A recall petition will be held in Peterborough after Fiona Onasanya lost her appeal in London today.
The petition will be launched 10 days after speaker of the House of Commons, John Bercow, officially informs parliament of the court’s decision.
Once launched, the petition will last for six weeks, with polling stations open across the constituency. The polling stations will be open between 9am and 5pm Monday to Friday - but will not be open on a bank holiday.
People wishing to sign the petition will be able to sign in person, by post or by proxy.
The process works in the same way as an election - voters will turn up, have their name checked off to ensure they are eligible to sign the petition, and be handed a signing sheet. The completed sheet will then be placed in a ballot box.
The signing sheet asks residents to sign a box - and reminds voters that they should only sign the sheet if they support the removal of Ms Onasanya.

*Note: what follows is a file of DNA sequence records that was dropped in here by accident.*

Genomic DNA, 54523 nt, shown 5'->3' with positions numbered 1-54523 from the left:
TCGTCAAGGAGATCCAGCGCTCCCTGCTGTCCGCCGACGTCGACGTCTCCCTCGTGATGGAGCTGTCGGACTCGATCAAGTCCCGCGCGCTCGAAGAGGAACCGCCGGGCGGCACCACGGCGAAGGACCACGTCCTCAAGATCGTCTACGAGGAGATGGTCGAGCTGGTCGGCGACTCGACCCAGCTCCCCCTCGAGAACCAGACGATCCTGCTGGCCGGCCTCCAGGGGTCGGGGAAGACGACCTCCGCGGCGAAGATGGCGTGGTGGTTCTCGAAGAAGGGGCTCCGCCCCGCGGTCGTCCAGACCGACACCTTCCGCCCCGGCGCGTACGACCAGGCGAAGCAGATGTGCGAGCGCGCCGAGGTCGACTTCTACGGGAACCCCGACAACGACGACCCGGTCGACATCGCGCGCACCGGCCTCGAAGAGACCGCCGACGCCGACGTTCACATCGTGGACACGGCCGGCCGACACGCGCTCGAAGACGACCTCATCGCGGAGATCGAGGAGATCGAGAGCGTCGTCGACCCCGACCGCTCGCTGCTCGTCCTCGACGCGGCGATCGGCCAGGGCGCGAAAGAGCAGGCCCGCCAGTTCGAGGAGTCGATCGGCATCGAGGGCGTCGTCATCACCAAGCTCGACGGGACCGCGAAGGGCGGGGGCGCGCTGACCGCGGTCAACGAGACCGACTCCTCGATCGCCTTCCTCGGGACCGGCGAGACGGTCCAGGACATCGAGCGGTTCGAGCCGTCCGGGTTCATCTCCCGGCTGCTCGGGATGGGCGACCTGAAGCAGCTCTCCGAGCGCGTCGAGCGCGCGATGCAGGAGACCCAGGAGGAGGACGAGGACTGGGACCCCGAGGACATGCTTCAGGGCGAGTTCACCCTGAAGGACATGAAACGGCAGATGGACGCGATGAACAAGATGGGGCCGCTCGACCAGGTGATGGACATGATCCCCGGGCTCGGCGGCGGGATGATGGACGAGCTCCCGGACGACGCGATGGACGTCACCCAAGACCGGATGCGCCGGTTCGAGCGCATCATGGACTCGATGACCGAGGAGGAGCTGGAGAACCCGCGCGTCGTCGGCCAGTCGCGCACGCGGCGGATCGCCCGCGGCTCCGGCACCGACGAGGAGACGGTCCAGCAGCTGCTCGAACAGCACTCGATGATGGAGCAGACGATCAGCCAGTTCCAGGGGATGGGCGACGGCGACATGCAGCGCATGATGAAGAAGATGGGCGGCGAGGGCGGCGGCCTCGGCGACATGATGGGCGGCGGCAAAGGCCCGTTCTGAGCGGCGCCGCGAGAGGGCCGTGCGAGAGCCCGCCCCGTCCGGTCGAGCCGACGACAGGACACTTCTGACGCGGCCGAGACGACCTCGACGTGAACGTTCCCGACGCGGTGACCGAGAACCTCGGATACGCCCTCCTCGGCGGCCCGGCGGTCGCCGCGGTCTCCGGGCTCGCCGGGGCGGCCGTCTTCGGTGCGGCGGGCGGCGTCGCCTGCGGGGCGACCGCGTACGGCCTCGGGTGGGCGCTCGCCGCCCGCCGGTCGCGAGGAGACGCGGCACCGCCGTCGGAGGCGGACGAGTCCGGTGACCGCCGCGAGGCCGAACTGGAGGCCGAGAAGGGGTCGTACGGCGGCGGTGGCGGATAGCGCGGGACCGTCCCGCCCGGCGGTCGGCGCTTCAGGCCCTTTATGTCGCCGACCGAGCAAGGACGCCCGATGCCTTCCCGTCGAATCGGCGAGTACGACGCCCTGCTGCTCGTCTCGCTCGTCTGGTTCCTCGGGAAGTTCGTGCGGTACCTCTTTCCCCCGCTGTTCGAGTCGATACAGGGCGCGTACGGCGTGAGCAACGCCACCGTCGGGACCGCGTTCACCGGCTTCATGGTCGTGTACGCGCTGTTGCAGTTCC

Each day the box will be checked to ensure the expected number of ballot sheets are in the box. However, the recall petition will remain open for the entire six weeks - even if the required 10 per cent has been reached.
The only way the recall petition can be stopped is if Ms Onasanya resigns, or a general election is called.
If the petition is successful, the petition officer - in this case it is likely to be chief executive of Peterborough City Council Gillian Beasley, who acts as returning officer in elections - will alert Mr Bercow, and the seat will become vacant.
There is no time limit to say when a by-election can be called. By tradition, the whips of the party who held the seat are responsible for calling the election.
Campaigners are able to campaign for or against Ms Onasanya being ‘recalled’ as a result of the petition. Anyone spending £500 or more must register with the Petition Officer, and the limit is £10,000.
A number of online petitions have been set up over the past few months calling for Ms Onasanya to resign. The signatures on these petitions have no impact on the recall petition itself.